Read A Stone's Throw (The Gryphonpike Chronicles Book 3) Online
Authors: Annie Bellet
Tags: #Literature & Fiction, #Genre Fiction, #Horror, #Ghosts, #Science Fiction & Fantasy, #Fantasy, #Epic, #Sword & Sorcery
“But…” Drake said again. “I’m left-handed.”
He slapped a thrust out of his way and darted forward, forcing the shade back and back again as every swipe of the shade’s sword was met with Drake’s own blade and forced to the right. The rogue strafed to his left with dizzying speed and whipped his blade around, first low, then high. Rucao tried to block and turn, but the cuts came too quickly and his sword blade was out of position.
The shade screamed and fell to his knees, blue smoke pouring out of his leg and side. “Mercy,” Rucao whispered, and he tilted his head back, baring his throat. “My sword is yours.”
Understanding and sadness sobered Drake’s features and his smile faded. He brought his rapier up and cut quickly across the shade’s throat. The dwarfwork blade tumbled to the stone with a clear bell’s ring and the shade faded into blue smoke which drifted upward until nothing at all remained.
I tried the steps again and found no barrier. His scabbard lay nearby and I picked it up, bringing it to him. He took it and sheathed his sword before bending with a hiss of pain and picking up the dwarfwork rapier. Red light shimmered on its surface and a word appeared.
“Reason,” Drake muttered. He looked at me with wide eyes. “I see its maker. This is dwarfwork, Killer.” Drake ran a hand through his hair and flicked the tip of the blade in a small circle in the air. “They’ll never believe this. I can see them. Not short and bearded like the stories. Tall as you or me with scales on their skin the color of fire.” He shook his head and chuckled. “You are a terrible conversationalist, elf. Here I am having one of the craziest moments in my life and you stand there like a statue.”
I smiled at him. There was no way to tell him that I believed him completely. I had often looked in on the Fire-kin and their forges from the Hall of Windows. Whatever that sword was showing him, from what he had said aloud, he was seeing truth.
“A smile, eh? That’s something I guess.” Drake peeled back his shirt from his arm. “Shallow wounds. I’ll live. Come on.”
I stayed put, thinking how to ask what I wanted to know. Finally I tapped Thorn on the ground where the shade had died. Drake paused on the edge of the platform and squinted at me. I held out my left hand while turning my body sideways and my curse let me know with another gut punching wave of nausea that this was pushing a little too far.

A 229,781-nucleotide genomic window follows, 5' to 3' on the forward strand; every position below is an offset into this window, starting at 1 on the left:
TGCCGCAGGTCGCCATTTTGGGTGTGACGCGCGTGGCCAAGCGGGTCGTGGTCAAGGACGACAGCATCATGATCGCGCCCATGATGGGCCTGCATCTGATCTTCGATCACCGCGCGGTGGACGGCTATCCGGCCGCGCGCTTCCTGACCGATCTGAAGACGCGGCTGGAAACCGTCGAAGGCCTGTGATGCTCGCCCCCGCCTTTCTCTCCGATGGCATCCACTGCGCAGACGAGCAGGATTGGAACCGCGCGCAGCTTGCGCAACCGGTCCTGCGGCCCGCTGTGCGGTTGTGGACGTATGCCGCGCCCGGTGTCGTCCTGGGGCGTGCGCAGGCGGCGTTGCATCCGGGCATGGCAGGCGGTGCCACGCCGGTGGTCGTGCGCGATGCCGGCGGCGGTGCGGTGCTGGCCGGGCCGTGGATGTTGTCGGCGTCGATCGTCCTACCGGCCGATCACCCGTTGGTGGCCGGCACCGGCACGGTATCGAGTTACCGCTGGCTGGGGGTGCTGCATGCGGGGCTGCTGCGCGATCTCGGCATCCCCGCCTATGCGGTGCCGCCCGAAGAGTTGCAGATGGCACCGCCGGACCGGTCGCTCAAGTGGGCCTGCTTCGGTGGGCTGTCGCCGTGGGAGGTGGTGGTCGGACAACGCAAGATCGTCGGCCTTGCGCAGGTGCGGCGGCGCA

“You want to know how I defeated him?” Drake guessed.
I raised both eyebrows in what I hoped was an expectant look.
“He wasn’t used to fighting another lefty. So he was slightly slower to cover his off side because he trained and had to block more attacks from the right. It’s complicated.” Drake waved a hand. “He was good. I was better.”
I followed him out of the chamber, replaying the duel in my mind and renewing my vow to learn more swordplay. My companions, well, other than Rahiel, had shown me that having skills with a close-in weapon came in handy during unpredictable fights with the myriad of deadly monsters, bandits, and other ill-meaning folk that adventurers encountered on a near daily basis. Drake’s duel had shown me something different. Swordplay could be beautiful when so much was at stake. My elven heart still craved beauty, and I yearned to learn that dance. Perhaps with time I, too, could communicate something powerful through my blade.
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Dawn had stained the sky rose and ash by the time we emerged from the caverns and climbed the chain rings to the surface. Makha, Rahiel, and Azyrin were waiting for us. Makha leaned on her shield, holding the chain steady as I climbed over the lip of the sinkhole. Rahiel perched on Bill’s back, playing cat’s cradle with silver thread. Azyrin stepped up to me, his ice-blue eyes searching me for injuries.
He helped pull Drake up and over behind me, clucking at the bloody stains and tears in the rogue’s shirt. All of them gasped when Drake held up the rapier.
“It is real.” Rahiel shook her head. “It is very shiny. Probably cursed.”
“I sense no evil in it,” Azyrin said as he touched hesitant fingers to the bell guard.
“You’re still a hambrained idiot for going off like that,” Makha said. “And you, Killer, for letting him.”
I pressed my lips together and raised an eyebrow. This was definitely not my fault. They could quibble about it all they wanted as long as I got a bath and soon. My scalp still itched.
“It is dwarfwork and its name is Reason,” Drake said. “It’s not evil. Also, I found the cave bacon. It’s stone. Seriously.”
“Where did you get the sword?” Rahiel asked, flying down closer to examine the blade.
“Let’s get back to The Duelist’s Daughter and I’ll tell the whole story.” Drake pointed toward Stonebarrow with his new sword.